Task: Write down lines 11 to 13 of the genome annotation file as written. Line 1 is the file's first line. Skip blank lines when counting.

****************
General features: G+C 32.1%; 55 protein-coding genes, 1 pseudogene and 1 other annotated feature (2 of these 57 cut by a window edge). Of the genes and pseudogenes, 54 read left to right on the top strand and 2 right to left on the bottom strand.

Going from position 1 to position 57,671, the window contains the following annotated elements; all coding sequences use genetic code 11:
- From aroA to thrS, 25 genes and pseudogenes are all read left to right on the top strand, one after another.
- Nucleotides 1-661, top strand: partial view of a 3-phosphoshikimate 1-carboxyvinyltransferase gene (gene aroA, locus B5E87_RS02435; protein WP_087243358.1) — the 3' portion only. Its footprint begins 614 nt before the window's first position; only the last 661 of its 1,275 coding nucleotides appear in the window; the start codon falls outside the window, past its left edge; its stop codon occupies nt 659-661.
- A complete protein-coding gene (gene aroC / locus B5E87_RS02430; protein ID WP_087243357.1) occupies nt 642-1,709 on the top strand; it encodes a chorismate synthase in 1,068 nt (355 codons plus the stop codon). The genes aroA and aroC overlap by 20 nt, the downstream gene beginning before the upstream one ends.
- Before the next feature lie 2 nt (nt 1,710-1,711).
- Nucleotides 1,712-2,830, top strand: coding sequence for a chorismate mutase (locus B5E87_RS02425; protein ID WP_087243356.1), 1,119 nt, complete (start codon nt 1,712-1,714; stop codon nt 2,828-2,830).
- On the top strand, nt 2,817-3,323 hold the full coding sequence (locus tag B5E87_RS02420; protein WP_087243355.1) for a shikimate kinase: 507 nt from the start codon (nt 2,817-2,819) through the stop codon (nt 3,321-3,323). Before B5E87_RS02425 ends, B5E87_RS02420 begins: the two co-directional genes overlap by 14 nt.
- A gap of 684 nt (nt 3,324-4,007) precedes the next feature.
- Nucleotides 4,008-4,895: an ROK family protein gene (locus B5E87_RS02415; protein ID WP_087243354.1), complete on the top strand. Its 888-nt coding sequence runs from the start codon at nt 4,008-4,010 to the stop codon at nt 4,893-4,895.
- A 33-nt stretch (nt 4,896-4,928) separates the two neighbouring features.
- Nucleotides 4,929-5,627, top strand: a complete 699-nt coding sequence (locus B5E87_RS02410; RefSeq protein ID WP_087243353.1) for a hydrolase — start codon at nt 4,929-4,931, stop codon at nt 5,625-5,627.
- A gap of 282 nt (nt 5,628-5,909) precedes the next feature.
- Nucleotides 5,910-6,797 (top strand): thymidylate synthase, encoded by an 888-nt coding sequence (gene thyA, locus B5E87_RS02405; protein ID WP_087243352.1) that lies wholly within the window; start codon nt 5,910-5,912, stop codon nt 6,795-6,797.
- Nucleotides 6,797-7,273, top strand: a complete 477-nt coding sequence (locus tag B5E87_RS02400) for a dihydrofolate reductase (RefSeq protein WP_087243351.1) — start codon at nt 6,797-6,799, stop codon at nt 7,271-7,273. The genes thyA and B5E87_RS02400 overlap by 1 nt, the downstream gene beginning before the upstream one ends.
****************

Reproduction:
- A 33-nt stretch (nt 4,896-4,928) separates the two neighbouring features.
- Nucleotides 4,929-5,627, top strand: a complete 699-nt coding sequence (locus B5E87_RS02410; RefSeq protein ID WP_087243353.1) for a hydrolase — start codon at nt 4,929-4,931, stop codon at nt 5,625-5,627.
- A gap of 282 nt (nt 5,628-5,909) precedes the next feature.